06/26/2017 11:42AM

Breeding groups object to 2016 Parx Oaks decision

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Barbara Weidl/Equi-Photo
Miss Inclusive hits the wire first in the 2016 Parx Oaks.

The top officials of The Jockey Club, the North American International Cataloging Standards Committee, and the Thoroughbred Owners and Breeders Associations have sent letters to the head of the Pennsylvania State Horse Racing Commission raising objections to a recent decision by the commission to treat the first- and second-place finishers of a 2016 stakes race as co-winners.

The letters, sent in advance of a meeting by the commission on Wednesday, lays out the concerns of the organizations over the decision, which was reached as a settlement in a case involving a trace positive for a regulated medication. All three letters urge the racing commission to declare a single winner of the race.

In its decision, the racing commission elevated Eighth Wonder, the second-place finisher, to first place in the $100,000 Parx Oaks at Park Racing in April 2016, along with Miss Inclusive, the winner of the race. After the race, Miss Inclusive was disqualified because of a trace level of clenbuterol, a regulated bronchodilator, but the racing commission later agreed to allow Miss Inclusive to be declared a co-winner of the race after her trainer and co-owner, John Servis, argued that the concentration of the drug was lower than the testing threshold for the commission’s laboratory. Miss Inclusive was also declared ineligible for any purse earnings in the race.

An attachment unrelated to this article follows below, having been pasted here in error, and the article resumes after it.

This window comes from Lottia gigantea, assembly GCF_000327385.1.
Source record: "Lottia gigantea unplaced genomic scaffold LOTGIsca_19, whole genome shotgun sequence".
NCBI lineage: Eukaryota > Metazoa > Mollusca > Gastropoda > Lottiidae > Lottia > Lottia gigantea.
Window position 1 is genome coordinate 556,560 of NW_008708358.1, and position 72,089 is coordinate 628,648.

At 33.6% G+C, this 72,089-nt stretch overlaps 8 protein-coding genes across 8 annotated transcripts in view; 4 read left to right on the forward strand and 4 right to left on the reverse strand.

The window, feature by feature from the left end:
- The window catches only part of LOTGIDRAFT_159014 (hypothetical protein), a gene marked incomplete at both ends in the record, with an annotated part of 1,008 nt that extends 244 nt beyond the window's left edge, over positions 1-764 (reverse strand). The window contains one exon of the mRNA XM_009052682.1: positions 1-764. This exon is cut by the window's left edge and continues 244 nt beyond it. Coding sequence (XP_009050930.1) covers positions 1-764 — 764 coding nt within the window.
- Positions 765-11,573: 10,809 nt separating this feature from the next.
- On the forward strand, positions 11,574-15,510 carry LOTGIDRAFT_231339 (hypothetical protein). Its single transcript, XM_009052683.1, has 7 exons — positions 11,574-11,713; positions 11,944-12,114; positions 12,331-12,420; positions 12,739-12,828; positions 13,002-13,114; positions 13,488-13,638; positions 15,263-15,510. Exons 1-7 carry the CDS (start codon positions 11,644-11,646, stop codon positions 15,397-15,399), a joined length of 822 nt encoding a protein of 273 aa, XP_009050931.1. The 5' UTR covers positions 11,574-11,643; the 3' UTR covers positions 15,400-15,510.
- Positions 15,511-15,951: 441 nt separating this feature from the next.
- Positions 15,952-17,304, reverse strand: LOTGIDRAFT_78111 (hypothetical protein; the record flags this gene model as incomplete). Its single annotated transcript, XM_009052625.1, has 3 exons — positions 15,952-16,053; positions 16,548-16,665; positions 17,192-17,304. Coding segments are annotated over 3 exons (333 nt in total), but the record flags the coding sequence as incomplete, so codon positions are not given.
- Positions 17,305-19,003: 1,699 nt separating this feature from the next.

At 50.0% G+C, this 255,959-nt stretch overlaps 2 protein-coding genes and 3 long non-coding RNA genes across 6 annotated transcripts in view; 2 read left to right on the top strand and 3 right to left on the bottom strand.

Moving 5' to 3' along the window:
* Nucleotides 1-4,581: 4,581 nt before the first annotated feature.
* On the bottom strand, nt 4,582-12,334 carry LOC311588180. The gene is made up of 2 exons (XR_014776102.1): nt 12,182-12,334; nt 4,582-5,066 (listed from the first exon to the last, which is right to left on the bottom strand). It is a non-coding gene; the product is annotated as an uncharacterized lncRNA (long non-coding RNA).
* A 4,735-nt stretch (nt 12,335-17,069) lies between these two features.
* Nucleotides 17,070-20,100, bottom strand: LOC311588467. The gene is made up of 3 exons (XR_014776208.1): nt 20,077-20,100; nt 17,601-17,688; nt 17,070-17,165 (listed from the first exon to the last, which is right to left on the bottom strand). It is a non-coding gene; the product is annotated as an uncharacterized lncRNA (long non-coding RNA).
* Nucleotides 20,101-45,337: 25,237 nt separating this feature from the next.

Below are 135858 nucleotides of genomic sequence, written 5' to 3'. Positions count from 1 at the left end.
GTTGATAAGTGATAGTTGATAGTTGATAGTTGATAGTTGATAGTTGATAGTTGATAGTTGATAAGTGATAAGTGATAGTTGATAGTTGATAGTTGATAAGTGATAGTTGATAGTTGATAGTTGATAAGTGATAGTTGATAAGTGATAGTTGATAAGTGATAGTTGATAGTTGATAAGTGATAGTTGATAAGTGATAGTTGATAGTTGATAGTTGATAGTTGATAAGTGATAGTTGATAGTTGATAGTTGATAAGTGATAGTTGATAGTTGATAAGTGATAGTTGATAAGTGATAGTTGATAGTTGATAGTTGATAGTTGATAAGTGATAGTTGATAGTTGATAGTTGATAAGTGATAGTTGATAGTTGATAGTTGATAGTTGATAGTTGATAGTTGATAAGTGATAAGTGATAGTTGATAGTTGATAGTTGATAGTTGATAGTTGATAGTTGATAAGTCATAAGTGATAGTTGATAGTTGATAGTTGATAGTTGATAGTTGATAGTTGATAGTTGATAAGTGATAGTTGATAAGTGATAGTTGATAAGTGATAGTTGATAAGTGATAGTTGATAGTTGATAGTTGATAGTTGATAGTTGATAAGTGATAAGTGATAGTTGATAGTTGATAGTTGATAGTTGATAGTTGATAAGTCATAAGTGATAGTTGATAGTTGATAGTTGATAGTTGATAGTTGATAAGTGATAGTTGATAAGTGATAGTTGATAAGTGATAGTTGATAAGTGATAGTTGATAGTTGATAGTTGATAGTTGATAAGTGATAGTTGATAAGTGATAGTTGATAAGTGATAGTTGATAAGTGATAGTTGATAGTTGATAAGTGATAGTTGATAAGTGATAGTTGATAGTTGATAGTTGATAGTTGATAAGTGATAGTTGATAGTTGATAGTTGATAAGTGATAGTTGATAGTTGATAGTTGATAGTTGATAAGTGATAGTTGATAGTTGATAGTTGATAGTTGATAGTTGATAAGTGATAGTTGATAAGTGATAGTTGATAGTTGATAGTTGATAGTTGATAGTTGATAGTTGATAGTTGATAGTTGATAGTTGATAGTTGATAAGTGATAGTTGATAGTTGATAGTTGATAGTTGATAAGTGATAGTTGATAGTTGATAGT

By treating both as co-winners, both horses are eligible to be listed in sale catalogs as black-type winners, a designation that can influence the breeding value of the mares and their sires. While Eighth Wonder had already earned black type in a previous stakes race, Miss Inclusive had not.

“The commission’s decision of having two winners without a dead heat, as well as moving the third-place finisher to second and fourth-place finisher to third, misrepresents black type in sales catalogues by designating two winners and includes four horses in the first three positions,” wrote Carl Hamilton, the chairman of the North American International Cataloging Standards Committee. “This artificial manipulation of the results is misleading, confusing, and factually incorrect.”

“We are aware of the difficult complexities you encountered with the order of finish for the 2016 Parx Oaks, but legal expediency should never undermine the integrity of our sport, which extends far beyond the racetrack,” wrote Dan Metzger, the president of TOBA.

Two weeks ago, Equibase, which collects and distributes racing data, issued a revised chart of the race noting the racing commission’s decision in a footnote. Both horses’ race records show that they won the race.

All three letters were addressed to Tom Chuckas, the director of the Thoroughbred Bureau of the racing commission. Chuckas did not immediately respond to a request for comment.